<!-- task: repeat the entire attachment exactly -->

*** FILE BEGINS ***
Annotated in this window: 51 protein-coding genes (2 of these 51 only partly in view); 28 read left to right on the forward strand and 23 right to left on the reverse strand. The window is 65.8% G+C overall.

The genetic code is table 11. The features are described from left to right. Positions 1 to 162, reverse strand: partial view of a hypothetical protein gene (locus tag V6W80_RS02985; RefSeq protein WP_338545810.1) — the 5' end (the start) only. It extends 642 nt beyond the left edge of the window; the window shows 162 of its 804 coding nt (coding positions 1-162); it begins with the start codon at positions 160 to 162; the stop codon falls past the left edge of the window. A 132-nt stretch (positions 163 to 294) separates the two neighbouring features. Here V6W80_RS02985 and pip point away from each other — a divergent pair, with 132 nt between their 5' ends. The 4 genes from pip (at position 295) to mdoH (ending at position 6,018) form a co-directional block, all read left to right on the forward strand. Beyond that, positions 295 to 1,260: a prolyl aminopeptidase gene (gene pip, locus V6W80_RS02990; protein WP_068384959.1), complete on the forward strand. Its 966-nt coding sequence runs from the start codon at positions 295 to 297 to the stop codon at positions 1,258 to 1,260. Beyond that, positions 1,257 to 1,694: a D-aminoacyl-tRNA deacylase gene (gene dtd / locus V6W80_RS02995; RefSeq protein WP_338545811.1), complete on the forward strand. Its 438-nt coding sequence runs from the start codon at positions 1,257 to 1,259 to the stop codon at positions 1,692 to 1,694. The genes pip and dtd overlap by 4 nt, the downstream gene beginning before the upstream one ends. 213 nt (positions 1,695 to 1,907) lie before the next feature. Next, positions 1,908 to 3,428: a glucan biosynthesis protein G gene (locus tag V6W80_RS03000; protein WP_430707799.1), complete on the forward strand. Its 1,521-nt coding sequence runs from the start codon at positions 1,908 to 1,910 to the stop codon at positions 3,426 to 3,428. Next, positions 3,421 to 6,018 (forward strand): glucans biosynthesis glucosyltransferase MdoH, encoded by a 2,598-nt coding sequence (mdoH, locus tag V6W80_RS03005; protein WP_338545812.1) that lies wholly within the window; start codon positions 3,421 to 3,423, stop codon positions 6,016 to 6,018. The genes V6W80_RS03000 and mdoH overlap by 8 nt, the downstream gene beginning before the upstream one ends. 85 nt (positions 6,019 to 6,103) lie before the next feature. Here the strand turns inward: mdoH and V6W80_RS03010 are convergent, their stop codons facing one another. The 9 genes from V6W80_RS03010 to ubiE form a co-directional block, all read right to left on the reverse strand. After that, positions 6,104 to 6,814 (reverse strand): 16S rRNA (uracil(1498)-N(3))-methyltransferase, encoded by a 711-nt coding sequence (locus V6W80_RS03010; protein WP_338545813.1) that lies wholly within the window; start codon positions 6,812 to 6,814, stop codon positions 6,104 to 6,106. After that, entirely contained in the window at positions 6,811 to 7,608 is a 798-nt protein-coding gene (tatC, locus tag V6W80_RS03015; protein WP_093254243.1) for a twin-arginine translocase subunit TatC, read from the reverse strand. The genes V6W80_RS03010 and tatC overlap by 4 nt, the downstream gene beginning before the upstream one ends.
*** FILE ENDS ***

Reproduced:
Annotated in this window: 51 protein-coding genes (2 of these 51 only partly in view); 28 read left to right on the forward strand and 23 right to left on the reverse strand. The window is 65.8% G+C overall.

The genetic code is table 11. The features are described from left to right. Positions 1 to 162, reverse strand: partial view of a hypothetical protein gene (locus tag V6W80_RS02985; RefSeq protein WP_338545810.1) — the 5' end (the start) only. It extends 642 nt beyond the left edge of the window; the window shows 162 of its 804 coding nt (coding positions 1-162); it begins with the start codon at positions 160 to 162; the stop codon falls past the left edge of the window. A 132-nt stretch (positions 163 to 294) separates the two neighbouring features. Here V6W80_RS02985 and pip point away from each other — a divergent pair, with 132 nt between their 5' ends. The 4 genes from pip (at position 295) to mdoH (ending at position 6,018) form a co-directional block, all read left to right on the forward strand. Beyond that, positions 295 to 1,260: a prolyl aminopeptidase gene (gene pip, locus V6W80_RS02990; protein WP_068384959.1), complete on the forward strand. Its 966-nt coding sequence runs from the start codon at positions 295 to 297 to the stop codon at positions 1,258 to 1,260. Beyond that, positions 1,257 to 1,694: a D-aminoacyl-tRNA deacylase gene (gene dtd / locus V6W80_RS02995; RefSeq protein WP_338545811.1), complete on the forward strand. Its 438-nt coding sequence runs from the start codon at positions 1,257 to 1,259 to the stop codon at positions 1,692 to 1,694. The genes pip and dtd overlap by 4 nt, the downstream gene beginning before the upstream one ends. 213 nt (positions 1,695 to 1,907) lie before the next feature. Next, positions 1,908 to 3,428: a glucan biosynthesis protein G gene (locus tag V6W80_RS03000; protein WP_430707799.1), complete on the forward strand. Its 1,521-nt coding sequence runs from the start codon at positions 1,908 to 1,910 to the stop codon at positions 3,426 to 3,428. Next, positions 3,421 to 6,018 (forward strand): glucans biosynthesis glucosyltransferase MdoH, encoded by a 2,598-nt coding sequence (mdoH, locus tag V6W80_RS03005; protein WP_338545812.1) that lies wholly within the window; start codon positions 3,421 to 3,423, stop codon positions 6,016 to 6,018. The genes V6W80_RS03000 and mdoH overlap by 8 nt, the downstream gene beginning before the upstream one ends. 85 nt (positions 6,019 to 6,103) lie before the next feature. Here the strand turns inward: mdoH and V6W80_RS03010 are convergent, their stop codons facing one another. The 9 genes from V6W80_RS03010 to ubiE form a co-directional block, all read right to left on the reverse strand. After that, positions 6,104 to 6,814 (reverse strand): 16S rRNA (uracil(1498)-N(3))-methyltransferase, encoded by a 711-nt coding sequence (locus V6W80_RS03010; protein WP_338545813.1) that lies wholly within the window; start codon positions 6,812 to 6,814, stop codon positions 6,104 to 6,106. After that, entirely contained in the window at positions 6,811 to 7,608 is a 798-nt protein-coding gene (tatC, locus tag V6W80_RS03015; protein WP_093254243.1) for a twin-arginine translocase subunit TatC, read from the reverse strand. The genes V6W80_RS03010 and tatC overlap by 4 nt, the downstream gene beginning before the upstream one ends.